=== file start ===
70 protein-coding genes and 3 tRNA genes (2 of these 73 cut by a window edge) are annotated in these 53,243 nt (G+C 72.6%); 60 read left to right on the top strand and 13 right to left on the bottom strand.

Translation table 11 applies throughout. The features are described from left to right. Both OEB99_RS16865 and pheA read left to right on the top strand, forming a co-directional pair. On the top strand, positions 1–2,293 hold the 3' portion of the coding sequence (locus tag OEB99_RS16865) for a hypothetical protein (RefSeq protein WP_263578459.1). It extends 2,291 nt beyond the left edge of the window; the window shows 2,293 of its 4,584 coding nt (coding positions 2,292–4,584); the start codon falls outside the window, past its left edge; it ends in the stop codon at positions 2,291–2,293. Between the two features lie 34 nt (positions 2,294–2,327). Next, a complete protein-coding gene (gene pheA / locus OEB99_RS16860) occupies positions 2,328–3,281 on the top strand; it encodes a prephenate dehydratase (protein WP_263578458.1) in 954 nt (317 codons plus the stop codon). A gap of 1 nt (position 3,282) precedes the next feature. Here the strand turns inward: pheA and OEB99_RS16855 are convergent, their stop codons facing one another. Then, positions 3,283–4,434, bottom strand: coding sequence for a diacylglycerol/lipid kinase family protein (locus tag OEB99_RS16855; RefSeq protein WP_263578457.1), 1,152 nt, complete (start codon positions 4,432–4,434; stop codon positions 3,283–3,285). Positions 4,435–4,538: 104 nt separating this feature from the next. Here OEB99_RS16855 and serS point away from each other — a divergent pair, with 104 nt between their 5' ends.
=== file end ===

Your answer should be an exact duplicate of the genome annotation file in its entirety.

70 protein-coding genes and 3 tRNA genes (2 of these 73 cut by a window edge) are annotated in these 53,243 nt (G+C 72.6%); 60 read left to right on the top strand and 13 right to left on the bottom strand.

Translation table 11 applies throughout. The features are described from left to right. Both OEB99_RS16865 and pheA read left to right on the top strand, forming a co-directional pair. On the top strand, positions 1–2,293 hold the 3' portion of the coding sequence (locus tag OEB99_RS16865) for a hypothetical protein (RefSeq protein WP_263578459.1). It extends 2,291 nt beyond the left edge of the window; the window shows 2,293 of its 4,584 coding nt (coding positions 2,292–4,584); the start codon falls outside the window, past its left edge; it ends in the stop codon at positions 2,291–2,293. Between the two features lie 34 nt (positions 2,294–2,327). Next, a complete protein-coding gene (gene pheA / locus OEB99_RS16860) occupies positions 2,328–3,281 on the top strand; it encodes a prephenate dehydratase (protein WP_263578458.1) in 954 nt (317 codons plus the stop codon). A gap of 1 nt (position 3,282) precedes the next feature. Here the strand turns inward: pheA and OEB99_RS16855 are convergent, their stop codons facing one another. Then, positions 3,283–4,434, bottom strand: coding sequence for a diacylglycerol/lipid kinase family protein (locus tag OEB99_RS16855; RefSeq protein WP_263578457.1), 1,152 nt, complete (start codon positions 4,432–4,434; stop codon positions 3,283–3,285). Positions 4,435–4,538: 104 nt separating this feature from the next. Here OEB99_RS16855 and serS point away from each other — a divergent pair, with 104 nt between their 5' ends.